Sesame Street Sports
There must be a rule in the videogame industry that children's games don't need the same level of polish or entertainment value as "regular" games. How else to explain the large number of sub-par titles developed for kids? Sesame Street Sports continues this tradition, and although it tries to push a strong sense of fair play and sportsmanship, these aspects ultimately serve as an excuse for not having to tune the game to any great degree.
This isn't to say that Sesame Street Sports doesn't have its merits. Rather, it will probably entertain young fans of Sesame Street for a decent amount of time. The six different sports are visually diverse (even if they do play almost exactly like one another) and the voices of the Sesame Street characters are as charming as ever. The game oozes with the show's personality, an important fact for parents wondering if they should pick it up.
The gameplay takes the theme of non-competitiveness too far. Every race is simply the player versus the clock. You can even turn the clock off if you want to, making things even less competitive. It would seem that a better way to teach sportsmanship would be to include other characters to race against, and then have everyone tell each other what a good job they did, regardless of their finishing status. As it stands, there's little consistency or motivation to keep playing, and savvy children will pick up on this right away.
Another annoying aspect is that the game doesn't save any scores for time or the icons players pick up on the tracks. If you want to try and beat a time, you'll just have to remember the best time for a given track. This could have been easily included and probably wouldn't have shattered any child's ego. In fact, it would have more than likely motivated them to do better than they had before, which is a skill any child needs.
Sesame Street Sports is also riddled with programming bugs, making it obvious that the game didn't spend much time in testing. Aside from a tremendous clipping problem, which makes getting around almost any obstacle a chore, the controls are awkward and jumping is imprecise. The game often jumps for you in certain difficult situations, although children probably could have figured it out themselves. There's even a bug that will allow you to float through the air if you brake completely in the middle of a jump.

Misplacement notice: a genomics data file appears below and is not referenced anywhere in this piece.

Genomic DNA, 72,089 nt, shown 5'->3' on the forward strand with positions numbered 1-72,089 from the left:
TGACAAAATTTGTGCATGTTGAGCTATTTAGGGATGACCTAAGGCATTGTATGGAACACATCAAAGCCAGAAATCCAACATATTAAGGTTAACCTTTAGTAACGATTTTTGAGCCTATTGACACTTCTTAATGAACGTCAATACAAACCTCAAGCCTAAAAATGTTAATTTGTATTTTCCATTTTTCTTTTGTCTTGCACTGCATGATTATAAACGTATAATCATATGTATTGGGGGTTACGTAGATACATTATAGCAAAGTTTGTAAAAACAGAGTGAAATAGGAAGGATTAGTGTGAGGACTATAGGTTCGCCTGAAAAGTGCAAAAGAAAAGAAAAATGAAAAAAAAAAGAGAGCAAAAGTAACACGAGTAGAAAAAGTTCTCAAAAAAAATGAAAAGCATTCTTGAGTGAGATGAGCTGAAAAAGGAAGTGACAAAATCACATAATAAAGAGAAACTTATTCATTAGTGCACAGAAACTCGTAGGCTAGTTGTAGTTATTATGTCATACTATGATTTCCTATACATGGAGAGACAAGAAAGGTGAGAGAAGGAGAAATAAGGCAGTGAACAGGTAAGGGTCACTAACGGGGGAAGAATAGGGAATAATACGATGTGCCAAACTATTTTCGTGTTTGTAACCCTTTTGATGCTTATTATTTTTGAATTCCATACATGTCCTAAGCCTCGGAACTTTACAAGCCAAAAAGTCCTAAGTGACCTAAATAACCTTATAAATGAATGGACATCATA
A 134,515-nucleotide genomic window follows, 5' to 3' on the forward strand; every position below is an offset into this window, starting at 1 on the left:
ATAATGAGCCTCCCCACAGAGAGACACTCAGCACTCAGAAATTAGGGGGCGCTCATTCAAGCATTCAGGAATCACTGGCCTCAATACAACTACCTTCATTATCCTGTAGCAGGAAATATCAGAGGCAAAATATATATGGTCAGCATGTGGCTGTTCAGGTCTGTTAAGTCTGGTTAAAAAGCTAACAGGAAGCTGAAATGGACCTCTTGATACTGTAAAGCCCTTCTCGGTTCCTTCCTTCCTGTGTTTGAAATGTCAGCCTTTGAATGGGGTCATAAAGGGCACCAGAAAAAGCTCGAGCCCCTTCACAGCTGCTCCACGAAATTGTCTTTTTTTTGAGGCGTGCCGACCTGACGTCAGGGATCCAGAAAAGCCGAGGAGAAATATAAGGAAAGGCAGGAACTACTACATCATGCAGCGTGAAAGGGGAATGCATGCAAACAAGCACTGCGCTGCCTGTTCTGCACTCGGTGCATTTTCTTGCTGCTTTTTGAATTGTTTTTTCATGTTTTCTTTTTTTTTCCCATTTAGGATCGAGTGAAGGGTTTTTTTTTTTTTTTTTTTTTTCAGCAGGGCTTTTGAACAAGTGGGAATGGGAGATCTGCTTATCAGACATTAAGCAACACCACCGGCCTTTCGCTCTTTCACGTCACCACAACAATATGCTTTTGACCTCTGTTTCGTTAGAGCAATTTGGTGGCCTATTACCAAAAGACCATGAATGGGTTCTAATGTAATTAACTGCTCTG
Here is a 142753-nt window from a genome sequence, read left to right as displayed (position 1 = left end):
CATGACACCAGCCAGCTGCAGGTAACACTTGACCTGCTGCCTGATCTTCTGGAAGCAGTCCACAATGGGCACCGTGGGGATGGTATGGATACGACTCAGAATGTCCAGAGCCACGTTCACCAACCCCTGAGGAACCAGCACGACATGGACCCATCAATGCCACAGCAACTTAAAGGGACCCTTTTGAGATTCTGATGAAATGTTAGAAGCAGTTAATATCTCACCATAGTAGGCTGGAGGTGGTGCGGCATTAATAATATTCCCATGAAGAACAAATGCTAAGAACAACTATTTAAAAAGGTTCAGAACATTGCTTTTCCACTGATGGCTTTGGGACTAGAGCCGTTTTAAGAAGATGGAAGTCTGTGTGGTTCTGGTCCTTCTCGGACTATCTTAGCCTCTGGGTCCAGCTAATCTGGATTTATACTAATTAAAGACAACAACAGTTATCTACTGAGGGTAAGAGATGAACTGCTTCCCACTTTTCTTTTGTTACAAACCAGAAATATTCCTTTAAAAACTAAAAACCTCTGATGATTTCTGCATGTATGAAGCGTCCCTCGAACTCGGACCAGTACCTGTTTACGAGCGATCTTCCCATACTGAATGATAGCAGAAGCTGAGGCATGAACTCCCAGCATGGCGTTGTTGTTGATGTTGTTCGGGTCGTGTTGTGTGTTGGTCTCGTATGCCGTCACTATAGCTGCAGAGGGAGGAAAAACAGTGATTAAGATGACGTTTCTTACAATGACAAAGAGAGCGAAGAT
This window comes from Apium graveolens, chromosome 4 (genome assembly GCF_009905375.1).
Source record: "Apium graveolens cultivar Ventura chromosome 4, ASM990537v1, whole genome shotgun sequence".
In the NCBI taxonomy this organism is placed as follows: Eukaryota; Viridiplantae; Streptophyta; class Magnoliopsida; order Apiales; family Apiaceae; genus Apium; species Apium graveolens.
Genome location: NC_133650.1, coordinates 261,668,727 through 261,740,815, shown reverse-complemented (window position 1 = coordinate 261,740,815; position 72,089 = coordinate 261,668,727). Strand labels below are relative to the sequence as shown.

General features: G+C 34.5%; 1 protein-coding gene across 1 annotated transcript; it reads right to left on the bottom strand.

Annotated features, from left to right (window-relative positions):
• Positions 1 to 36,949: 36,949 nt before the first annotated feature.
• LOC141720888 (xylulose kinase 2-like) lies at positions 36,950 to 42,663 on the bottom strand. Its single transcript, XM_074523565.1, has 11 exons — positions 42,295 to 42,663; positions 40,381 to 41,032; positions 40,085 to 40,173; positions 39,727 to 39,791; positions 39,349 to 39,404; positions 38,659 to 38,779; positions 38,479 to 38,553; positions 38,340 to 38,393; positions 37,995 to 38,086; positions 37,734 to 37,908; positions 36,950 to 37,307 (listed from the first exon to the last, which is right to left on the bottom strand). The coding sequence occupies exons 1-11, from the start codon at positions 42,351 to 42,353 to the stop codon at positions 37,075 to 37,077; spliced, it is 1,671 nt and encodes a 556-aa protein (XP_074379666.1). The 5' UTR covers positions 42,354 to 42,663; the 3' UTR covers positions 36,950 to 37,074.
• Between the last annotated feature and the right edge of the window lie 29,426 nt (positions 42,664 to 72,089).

Sesame Street Sports might connect with very young gamers, but even those older tikes who enjoy Sesame Street will be put off by the game's utter simplicity and lack of finishing touches. As long as people believe that children's games don't need to be well made, the market will continue to be saturated with this type of average effort. ~ Jon Thompson, All Game Guide
The visuals are decent, and the Sesame Street characters are well rendered. This, along with the sound, will be the most compelling aspect for young gamers. ~ Jon Thompson, All Game Guide
The voices are straight from the show, although the commentary during the actual races does tend to get a bit repetitive. The music is generic and marginal, but the voices make the game. ~ Jon Thompson, All Game Guide
The game has serious clipping problems, and on top of that, there's no compelling reason to play it over and over, when it doesn't offer any sort of challenge. Little children might be entertained by it, but most of the older set will grow bored immediately. ~ Jon Thompson, All Game Guide
There are six different events, each with four of their own tracks, but with no way to determine what you've done or how well you've done it, this won't make most players want to keep on going. ~ Jon Thompson, All Game Guide
The instruction manual is decent, although it might be hard for some of the game's intended players to read. ~ Jon Thompson, All Game Guide